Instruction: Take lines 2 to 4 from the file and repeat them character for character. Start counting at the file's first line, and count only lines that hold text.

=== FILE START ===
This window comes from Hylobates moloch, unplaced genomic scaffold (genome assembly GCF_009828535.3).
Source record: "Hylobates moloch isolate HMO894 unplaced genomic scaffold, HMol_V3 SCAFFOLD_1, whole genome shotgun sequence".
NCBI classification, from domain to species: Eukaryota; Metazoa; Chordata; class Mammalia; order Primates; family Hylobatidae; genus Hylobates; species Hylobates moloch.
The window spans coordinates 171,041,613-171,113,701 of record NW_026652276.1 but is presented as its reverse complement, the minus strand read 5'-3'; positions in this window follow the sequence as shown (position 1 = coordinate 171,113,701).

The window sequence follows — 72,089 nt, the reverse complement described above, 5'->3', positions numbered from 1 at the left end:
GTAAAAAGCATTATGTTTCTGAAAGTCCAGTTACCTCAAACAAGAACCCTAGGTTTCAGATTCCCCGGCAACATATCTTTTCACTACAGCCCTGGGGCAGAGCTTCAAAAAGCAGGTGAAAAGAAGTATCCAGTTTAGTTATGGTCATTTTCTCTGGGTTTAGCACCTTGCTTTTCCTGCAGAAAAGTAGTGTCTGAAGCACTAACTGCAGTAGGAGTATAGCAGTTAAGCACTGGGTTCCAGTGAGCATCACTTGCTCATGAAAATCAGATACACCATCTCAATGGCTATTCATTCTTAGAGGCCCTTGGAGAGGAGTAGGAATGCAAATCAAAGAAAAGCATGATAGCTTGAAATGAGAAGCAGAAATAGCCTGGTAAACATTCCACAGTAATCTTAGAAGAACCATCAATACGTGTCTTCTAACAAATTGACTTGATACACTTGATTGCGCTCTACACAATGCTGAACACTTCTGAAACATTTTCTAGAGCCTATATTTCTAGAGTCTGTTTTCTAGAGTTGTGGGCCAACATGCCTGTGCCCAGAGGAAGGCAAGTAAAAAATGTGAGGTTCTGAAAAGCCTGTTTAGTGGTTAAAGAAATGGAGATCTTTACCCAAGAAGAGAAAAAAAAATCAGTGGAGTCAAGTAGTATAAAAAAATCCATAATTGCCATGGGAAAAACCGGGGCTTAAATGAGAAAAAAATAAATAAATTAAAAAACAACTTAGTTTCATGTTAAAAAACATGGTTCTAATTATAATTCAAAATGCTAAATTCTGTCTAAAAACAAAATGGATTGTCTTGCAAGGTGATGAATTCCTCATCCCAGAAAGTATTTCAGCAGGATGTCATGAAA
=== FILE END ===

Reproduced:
Source record: "Hylobates moloch isolate HMO894 unplaced genomic scaffold, HMol_V3 SCAFFOLD_1, whole genome shotgun sequence".
NCBI classification, from domain to species: Eukaryota; Metazoa; Chordata; class Mammalia; order Primates; family Hylobatidae; genus Hylobates; species Hylobates moloch.
The window spans coordinates 171,041,613-171,113,701 of record NW_026652276.1 but is presented as its reverse complement, the minus strand read 5'-3'; positions in this window follow the sequence as shown (position 1 = coordinate 171,113,701).